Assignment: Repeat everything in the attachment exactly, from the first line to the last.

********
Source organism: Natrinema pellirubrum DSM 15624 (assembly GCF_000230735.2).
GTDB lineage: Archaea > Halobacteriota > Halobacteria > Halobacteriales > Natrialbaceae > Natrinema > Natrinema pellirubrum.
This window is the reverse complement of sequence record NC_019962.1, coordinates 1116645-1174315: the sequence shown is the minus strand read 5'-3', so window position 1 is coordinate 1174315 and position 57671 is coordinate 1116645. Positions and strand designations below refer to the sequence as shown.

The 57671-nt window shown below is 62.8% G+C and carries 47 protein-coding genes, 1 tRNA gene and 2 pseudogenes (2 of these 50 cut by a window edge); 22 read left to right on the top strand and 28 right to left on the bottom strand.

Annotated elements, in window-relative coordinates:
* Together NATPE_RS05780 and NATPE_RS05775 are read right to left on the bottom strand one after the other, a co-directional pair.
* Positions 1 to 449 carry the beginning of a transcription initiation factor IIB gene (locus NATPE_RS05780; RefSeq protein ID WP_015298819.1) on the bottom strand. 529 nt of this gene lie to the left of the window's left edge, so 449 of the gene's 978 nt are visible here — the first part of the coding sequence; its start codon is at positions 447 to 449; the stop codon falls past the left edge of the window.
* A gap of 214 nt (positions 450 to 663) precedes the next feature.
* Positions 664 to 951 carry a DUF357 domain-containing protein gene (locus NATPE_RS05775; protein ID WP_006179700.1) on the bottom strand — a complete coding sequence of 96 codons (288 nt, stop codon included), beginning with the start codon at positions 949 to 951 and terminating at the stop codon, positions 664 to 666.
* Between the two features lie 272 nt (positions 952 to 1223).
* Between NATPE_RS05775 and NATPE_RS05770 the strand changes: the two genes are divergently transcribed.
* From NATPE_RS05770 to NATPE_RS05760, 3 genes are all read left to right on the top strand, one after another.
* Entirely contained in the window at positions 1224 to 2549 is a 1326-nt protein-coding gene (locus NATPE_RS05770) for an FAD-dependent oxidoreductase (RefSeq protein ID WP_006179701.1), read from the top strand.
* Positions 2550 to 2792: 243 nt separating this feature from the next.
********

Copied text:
Source organism: Natrinema pellirubrum DSM 15624 (assembly GCF_000230735.2).
GTDB lineage: Archaea > Halobacteriota > Halobacteria > Halobacteriales > Natrialbaceae > Natrinema > Natrinema pellirubrum.
This window is the reverse complement of sequence record NC_019962.1, coordinates 1116645-1174315: the sequence shown is the minus strand read 5'-3', so window position 1 is coordinate 1174315 and position 57671 is coordinate 1116645. Positions and strand designations below refer to the sequence as shown.

The 57671-nt window shown below is 62.8% G+C and carries 47 protein-coding genes, 1 tRNA gene and 2 pseudogenes (2 of these 50 cut by a window edge); 22 read left to right on the top strand and 28 right to left on the bottom strand.

Annotated elements, in window-relative coordinates:
* Together NATPE_RS05780 and NATPE_RS05775 are read right to left on the bottom strand one after the other, a co-directional pair.
* Positions 1 to 449 carry the beginning of a transcription initiation factor IIB gene (locus NATPE_RS05780; RefSeq protein ID WP_015298819.1) on the bottom strand. 529 nt of this gene lie to the left of the window's left edge, so 449 of the gene's 978 nt are visible here — the first part of the coding sequence; its start codon is at positions 447 to 449; the stop codon falls past the left edge of the window.
* A gap of 214 nt (positions 450 to 663) precedes the next feature.
* Positions 664 to 951 carry a DUF357 domain-containing protein gene (locus NATPE_RS05775; protein ID WP_006179700.1) on the bottom strand — a complete coding sequence of 96 codons (288 nt, stop codon included), beginning with the start codon at positions 949 to 951 and terminating at the stop codon, positions 664 to 666.
* Between the two features lie 272 nt (positions 952 to 1223).
* Between NATPE_RS05775 and NATPE_RS05770 the strand changes: the two genes are divergently transcribed.
* From NATPE_RS05770 to NATPE_RS05760, 3 genes are all read left to right on the top strand, one after another.
* Entirely contained in the window at positions 1224 to 2549 is a 1326-nt protein-coding gene (locus NATPE_RS05770) for an FAD-dependent oxidoreductase (RefSeq protein ID WP_006179701.1), read from the top strand.
* Positions 2550 to 2792: 243 nt separating this feature from the next.